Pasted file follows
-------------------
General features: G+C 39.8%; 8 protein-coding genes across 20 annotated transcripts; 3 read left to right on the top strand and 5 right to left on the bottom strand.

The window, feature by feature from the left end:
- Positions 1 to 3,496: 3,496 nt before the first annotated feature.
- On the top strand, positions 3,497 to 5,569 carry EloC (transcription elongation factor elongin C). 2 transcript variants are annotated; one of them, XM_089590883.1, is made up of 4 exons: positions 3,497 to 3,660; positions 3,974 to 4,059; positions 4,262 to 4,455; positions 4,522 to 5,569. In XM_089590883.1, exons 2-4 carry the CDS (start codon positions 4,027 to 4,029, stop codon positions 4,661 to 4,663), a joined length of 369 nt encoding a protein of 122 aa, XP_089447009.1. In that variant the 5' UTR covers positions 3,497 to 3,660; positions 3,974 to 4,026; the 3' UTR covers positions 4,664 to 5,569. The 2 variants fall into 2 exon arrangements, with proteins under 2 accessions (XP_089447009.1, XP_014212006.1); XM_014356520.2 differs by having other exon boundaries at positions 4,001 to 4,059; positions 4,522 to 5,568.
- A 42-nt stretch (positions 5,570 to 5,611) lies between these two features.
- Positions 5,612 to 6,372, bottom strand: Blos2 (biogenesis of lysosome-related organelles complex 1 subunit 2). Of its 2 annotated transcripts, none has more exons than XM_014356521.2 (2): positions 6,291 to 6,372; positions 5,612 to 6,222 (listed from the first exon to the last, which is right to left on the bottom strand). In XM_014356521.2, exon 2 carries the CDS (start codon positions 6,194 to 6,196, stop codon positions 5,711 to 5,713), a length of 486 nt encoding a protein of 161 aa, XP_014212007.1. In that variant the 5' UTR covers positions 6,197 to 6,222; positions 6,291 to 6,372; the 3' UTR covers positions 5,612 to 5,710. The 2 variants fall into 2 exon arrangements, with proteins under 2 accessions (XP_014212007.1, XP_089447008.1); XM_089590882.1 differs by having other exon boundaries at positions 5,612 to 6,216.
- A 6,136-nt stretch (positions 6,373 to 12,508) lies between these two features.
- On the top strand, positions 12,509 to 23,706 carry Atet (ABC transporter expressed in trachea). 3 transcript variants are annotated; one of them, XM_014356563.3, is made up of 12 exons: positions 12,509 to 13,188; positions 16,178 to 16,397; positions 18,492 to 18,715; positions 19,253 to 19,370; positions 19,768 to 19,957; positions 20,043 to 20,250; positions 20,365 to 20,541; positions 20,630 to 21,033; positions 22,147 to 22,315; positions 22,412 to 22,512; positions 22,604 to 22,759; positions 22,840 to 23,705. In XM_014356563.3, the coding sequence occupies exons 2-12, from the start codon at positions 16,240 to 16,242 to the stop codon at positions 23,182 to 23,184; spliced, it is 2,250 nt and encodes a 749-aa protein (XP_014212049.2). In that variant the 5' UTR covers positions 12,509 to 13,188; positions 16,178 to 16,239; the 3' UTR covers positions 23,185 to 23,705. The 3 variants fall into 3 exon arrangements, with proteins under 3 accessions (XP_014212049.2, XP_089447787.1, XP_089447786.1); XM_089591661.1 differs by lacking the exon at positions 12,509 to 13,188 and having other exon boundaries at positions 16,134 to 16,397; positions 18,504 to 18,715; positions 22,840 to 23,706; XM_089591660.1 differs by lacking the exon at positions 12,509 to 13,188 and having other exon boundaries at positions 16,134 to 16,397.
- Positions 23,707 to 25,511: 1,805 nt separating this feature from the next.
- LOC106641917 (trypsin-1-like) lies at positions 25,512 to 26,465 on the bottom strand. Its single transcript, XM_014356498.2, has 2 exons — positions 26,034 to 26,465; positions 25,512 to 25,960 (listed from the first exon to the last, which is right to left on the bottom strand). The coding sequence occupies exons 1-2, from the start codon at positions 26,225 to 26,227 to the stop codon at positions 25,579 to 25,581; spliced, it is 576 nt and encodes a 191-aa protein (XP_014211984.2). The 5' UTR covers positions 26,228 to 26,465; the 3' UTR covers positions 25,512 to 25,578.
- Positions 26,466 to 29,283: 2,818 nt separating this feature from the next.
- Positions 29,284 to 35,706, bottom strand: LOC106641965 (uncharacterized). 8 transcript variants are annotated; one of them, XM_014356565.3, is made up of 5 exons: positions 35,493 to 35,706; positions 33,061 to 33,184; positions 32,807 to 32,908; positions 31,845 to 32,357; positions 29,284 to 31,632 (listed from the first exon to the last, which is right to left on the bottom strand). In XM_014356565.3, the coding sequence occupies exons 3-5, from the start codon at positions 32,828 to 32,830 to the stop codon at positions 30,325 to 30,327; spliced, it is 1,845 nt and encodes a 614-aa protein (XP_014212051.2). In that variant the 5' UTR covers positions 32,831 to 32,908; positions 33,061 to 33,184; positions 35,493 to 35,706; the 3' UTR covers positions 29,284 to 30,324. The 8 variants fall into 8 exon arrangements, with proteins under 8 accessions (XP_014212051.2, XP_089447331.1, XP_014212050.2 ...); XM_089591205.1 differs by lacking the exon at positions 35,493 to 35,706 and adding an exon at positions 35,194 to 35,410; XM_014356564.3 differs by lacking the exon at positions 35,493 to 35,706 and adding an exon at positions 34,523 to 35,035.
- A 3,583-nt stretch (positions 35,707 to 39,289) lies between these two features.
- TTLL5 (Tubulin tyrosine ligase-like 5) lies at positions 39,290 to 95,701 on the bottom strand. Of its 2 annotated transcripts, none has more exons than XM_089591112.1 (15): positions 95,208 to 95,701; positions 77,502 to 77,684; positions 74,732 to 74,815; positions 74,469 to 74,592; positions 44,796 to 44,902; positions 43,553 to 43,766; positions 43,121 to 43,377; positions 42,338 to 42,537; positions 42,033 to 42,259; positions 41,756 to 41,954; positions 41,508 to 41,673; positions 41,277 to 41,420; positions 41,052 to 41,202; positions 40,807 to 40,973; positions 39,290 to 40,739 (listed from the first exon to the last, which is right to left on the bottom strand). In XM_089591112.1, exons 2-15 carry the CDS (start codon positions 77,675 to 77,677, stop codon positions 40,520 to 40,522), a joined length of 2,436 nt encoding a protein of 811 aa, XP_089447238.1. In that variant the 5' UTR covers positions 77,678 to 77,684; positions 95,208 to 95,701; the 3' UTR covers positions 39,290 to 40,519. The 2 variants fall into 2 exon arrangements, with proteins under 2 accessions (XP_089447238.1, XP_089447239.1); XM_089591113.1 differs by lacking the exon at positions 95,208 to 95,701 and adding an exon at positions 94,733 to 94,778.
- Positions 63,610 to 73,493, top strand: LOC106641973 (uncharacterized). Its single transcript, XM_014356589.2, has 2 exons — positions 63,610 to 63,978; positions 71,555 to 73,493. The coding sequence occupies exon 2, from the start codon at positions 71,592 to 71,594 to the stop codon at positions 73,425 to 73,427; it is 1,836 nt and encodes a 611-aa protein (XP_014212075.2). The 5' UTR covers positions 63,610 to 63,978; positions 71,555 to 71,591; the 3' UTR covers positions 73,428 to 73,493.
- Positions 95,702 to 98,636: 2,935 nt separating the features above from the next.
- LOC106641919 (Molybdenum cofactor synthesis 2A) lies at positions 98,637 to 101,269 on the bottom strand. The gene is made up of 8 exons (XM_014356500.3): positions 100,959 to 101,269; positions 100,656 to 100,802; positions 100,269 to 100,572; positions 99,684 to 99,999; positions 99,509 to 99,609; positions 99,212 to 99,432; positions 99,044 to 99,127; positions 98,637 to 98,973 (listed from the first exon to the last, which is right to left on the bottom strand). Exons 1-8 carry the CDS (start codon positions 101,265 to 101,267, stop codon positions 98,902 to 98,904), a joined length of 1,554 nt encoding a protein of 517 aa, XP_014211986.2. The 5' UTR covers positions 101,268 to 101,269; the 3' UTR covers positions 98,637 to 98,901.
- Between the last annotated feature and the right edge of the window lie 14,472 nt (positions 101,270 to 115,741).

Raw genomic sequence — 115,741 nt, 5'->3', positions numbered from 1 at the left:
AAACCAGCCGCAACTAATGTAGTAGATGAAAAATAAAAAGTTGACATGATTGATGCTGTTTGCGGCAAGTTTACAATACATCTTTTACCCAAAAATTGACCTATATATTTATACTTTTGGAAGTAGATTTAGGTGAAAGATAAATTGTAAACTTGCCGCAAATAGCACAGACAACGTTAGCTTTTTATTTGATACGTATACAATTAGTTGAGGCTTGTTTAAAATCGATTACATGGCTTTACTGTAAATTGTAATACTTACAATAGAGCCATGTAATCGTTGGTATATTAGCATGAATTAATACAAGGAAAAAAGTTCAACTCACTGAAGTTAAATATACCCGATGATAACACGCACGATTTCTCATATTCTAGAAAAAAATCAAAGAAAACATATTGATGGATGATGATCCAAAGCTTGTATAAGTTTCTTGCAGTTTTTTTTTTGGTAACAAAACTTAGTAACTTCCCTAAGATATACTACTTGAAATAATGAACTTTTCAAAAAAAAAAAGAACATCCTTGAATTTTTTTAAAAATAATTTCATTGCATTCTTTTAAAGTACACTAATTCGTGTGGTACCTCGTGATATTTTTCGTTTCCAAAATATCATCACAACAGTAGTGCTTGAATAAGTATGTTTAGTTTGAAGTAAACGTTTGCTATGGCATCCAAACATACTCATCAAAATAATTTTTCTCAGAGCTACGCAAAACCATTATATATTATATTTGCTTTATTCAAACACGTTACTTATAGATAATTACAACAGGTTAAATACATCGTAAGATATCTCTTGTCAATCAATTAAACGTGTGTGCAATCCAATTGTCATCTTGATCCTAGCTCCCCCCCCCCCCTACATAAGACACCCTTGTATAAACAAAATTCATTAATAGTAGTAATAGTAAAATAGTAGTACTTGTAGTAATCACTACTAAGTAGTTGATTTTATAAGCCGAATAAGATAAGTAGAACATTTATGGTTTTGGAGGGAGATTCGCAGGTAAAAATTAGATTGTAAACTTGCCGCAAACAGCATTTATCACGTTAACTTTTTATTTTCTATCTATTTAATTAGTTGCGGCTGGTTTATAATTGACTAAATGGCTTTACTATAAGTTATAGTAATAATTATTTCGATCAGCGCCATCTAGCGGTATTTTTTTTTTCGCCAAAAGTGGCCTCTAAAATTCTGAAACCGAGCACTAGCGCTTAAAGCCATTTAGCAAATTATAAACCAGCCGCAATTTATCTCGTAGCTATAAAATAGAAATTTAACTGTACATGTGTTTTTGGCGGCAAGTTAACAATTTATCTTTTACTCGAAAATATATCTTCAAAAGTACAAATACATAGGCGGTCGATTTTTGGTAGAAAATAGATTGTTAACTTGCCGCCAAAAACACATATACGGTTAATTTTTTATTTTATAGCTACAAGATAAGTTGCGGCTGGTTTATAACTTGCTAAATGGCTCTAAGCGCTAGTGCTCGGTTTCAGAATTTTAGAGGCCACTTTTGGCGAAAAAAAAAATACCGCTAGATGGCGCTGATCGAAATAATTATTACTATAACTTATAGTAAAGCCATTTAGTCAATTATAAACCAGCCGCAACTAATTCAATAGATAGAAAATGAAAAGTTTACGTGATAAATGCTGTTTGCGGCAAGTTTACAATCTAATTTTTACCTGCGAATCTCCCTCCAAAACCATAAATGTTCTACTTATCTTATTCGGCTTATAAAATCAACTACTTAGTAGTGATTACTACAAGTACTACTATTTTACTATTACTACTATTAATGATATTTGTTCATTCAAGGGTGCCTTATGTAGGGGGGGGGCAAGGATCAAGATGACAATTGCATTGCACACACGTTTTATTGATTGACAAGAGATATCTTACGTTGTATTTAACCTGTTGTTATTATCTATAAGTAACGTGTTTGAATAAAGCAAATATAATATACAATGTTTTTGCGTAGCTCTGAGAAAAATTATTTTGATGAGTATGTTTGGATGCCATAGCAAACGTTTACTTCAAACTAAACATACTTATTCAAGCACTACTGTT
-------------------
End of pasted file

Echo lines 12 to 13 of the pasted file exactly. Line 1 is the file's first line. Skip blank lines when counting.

- Positions 29,284 to 35,706, bottom strand: LOC106641965 (uncharacterized). 8 transcript variants are annotated; one of them, XM_014356565.3, is made up of 5 exons: positions 35,493 to 35,706; positions 33,061 to 33,184; positions 32,807 to 32,908; positions 31,845 to 32,357; positions 29,284 to 31,632 (listed from the first exon to the last, which is right to left on the bottom strand). In XM_014356565.3, the coding sequence occupies exons 3-5, from the start codon at positions 32,828 to 32,830 to the stop codon at positions 30,325 to 30,327; spliced, it is 1,845 nt and encodes a 614-aa protein (XP_014212051.2). In that variant the 5' UTR covers positions 32,831 to 32,908; positions 33,061 to 33,184; positions 35,493 to 35,706; the 3' UTR covers positions 29,284 to 30,324. The 8 variants fall into 8 exon arrangements, with proteins under 8 accessions (XP_014212051.2, XP_089447331.1, XP_014212050.2 ...); XM_089591205.1 differs by lacking the exon at positions 35,493 to 35,706 and adding an exon at positions 35,194 to 35,410; XM_014356564.3 differs by lacking the exon at positions 35,493 to 35,706 and adding an exon at positions 34,523 to 35,035.
- A 3,583-nt stretch (positions 35,707 to 39,289) lies between these two features.